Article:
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How do I configure virtual machine networks as a highly available resource in a Hyper-V failover cluster?

Greetings -

I have created a Hyper-V failover cluster and I have a question about virtual machine networks and ensuring the cluster fails over the VMs to another node when a network connection for a VM network goes down.

My experience tells me that if I rip out a network cable from a NIC designated as a virtual machine network, the cluster does not fail over the VMs.  Rather, the cluster maintains its current status and the VM just goes offline.  I find this strange and don't understand the design decision behind it.  I would think networks dedicated to VM traffic would be cluster resources and cause the cluster to failover if they go down.

How do I set things up such that if a physicial adapter devoted to VM traffic goes "down", the vms fail to another cluster node?  By default, when you use SCVMM to configure a virtual machine network and attach it to a physical nic, that network doesn't appear as a cluster resource.

I suppose a way to ensure redundancy would be to attach each VM to two virtual machine networks and use the bridging functionality within the VM itself but that seems a bit cheesy and not quite enterprise-class.

Any input on this would be helpful.
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1 Solution

a way to ensure redundancy would be to attach each VM to two virtual machine networks and use the bridging functionality within the VM itself but that seems a bit cheesy and not quite enterprise-class.

The proper method of achieving network redundancy is to trunk multiple physical NICs into the virtual machine network. In the case of Hyper-V you'd team the physical NICs on the host server using whatever flavor utility matches the NIC vendor.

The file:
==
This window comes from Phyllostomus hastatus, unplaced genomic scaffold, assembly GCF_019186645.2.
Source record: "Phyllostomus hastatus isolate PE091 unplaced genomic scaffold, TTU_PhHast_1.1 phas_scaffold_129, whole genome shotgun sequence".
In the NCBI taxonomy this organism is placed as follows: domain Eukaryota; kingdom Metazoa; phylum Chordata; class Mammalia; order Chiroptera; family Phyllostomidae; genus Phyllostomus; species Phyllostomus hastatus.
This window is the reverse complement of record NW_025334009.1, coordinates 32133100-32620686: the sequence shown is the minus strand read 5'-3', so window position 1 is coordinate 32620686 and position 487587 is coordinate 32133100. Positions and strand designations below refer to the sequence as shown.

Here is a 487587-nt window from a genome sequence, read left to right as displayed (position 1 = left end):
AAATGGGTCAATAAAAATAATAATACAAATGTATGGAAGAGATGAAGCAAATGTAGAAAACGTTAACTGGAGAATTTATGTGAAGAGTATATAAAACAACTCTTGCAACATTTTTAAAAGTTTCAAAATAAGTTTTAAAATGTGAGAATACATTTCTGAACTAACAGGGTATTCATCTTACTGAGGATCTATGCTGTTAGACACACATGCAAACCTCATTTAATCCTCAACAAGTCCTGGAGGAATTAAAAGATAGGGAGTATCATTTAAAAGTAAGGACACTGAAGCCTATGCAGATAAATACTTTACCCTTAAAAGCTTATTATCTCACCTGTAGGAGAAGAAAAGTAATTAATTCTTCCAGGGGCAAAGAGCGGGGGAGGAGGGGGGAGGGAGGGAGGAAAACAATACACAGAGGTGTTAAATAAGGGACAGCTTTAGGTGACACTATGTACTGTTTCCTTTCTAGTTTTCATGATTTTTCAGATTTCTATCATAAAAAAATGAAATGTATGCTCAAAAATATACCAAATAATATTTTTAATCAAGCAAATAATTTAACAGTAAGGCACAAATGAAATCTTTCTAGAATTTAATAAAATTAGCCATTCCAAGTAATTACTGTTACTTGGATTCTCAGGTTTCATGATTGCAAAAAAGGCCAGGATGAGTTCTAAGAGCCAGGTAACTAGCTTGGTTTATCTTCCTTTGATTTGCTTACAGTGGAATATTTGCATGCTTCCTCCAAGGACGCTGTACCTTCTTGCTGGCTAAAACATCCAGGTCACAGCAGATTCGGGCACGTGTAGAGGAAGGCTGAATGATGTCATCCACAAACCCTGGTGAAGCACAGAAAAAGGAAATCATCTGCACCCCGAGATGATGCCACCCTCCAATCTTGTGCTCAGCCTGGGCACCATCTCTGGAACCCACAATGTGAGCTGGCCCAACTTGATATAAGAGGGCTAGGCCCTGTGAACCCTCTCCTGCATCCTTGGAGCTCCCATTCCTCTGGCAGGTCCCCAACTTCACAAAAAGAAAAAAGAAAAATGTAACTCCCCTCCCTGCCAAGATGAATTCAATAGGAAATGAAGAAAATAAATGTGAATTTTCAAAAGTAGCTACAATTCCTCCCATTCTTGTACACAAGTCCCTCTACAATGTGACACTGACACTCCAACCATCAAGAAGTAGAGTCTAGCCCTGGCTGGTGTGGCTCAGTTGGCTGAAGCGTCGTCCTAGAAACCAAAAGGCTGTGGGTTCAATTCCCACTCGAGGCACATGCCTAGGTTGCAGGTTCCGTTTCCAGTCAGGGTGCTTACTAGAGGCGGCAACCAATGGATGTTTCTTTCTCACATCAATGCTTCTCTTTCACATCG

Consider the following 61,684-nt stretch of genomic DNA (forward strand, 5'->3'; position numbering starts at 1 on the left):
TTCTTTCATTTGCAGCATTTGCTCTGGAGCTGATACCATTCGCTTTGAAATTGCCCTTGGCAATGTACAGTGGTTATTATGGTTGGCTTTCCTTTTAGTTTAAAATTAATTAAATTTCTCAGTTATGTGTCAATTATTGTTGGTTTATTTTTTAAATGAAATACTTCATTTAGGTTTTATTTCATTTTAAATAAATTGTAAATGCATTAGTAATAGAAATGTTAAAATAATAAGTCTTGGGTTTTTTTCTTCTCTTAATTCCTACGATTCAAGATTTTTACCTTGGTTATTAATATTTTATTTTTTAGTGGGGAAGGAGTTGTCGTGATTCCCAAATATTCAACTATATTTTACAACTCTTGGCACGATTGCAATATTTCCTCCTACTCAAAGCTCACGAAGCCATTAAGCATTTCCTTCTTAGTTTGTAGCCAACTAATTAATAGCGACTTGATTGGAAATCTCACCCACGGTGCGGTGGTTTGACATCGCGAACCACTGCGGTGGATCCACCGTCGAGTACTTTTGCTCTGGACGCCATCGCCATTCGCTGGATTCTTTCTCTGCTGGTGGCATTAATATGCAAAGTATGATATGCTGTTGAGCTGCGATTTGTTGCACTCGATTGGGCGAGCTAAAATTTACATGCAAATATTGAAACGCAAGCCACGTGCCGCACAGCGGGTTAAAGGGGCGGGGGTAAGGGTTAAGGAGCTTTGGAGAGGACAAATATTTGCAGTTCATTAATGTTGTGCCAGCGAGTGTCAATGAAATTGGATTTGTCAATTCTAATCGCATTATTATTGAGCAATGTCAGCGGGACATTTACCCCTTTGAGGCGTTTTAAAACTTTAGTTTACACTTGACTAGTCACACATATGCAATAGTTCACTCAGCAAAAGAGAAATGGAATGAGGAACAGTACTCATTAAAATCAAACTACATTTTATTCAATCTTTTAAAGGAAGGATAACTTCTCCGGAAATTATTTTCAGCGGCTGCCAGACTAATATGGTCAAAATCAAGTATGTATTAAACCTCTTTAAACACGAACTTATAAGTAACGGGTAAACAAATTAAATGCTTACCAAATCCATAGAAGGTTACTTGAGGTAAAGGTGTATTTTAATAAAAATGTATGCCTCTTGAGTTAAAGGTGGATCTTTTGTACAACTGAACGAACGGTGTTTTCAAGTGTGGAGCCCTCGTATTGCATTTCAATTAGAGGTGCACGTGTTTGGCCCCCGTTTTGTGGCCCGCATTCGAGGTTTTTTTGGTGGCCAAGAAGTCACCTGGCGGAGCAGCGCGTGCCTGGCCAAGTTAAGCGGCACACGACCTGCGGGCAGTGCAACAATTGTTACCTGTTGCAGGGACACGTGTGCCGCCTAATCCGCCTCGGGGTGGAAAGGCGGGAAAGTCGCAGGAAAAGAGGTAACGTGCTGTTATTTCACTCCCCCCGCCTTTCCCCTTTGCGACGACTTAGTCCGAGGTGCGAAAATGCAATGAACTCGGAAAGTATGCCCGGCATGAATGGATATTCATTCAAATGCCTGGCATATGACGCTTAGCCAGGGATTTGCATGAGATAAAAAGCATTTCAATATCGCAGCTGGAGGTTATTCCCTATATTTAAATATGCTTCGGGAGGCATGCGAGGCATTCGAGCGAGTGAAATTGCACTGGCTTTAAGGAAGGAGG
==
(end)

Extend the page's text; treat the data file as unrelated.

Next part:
amendalaAuthor Commented:
Interesting input and I understand what you're driving at.  It's a good idea if I can get it to work stably.  The confusion for me comes from the fact that most of the best practice and Hyper-V config docs I've read from Premier and Technet urge you *avoid* teaming whenever possible due to the notorious reliability issues that have been endemic to a lot of OEM teaming code - especially with Broadcom adapters.

Though it appears Microsoft has substantially softened their stance on teaming and its ability to be used with Failover Clustering.  I will keep this in mind.

If anyone else has any input, please share.

Thanks BDoellefeld.
The virtual network should appear as a cluster resource if it has been defined in Hyper-v manager on every host in the cluster.

I haven't tried the cable pull test to see if that gets detected as a failure that will cause a VM to migrate or failover to another host. I imagine that SCVMM with SCOM and the PRO integration would do a better job or detecting situations where VMs should be moved around, but I haven't setup SCOM yet.

To put things into perspective, I don't think that I've ever had a single link failure in my 5 years here. I have pulled a power cable, and I've had the power supply is a switch go out, but I've never had a complete failure in a single NIC, switchport, or cable. I monitor all of my servers, and I will know soon enough if something goes down. If the Hyper-V host dies for some reason, everything does get restarted on other nodes in the cluster.
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amendalaAuthor Commented: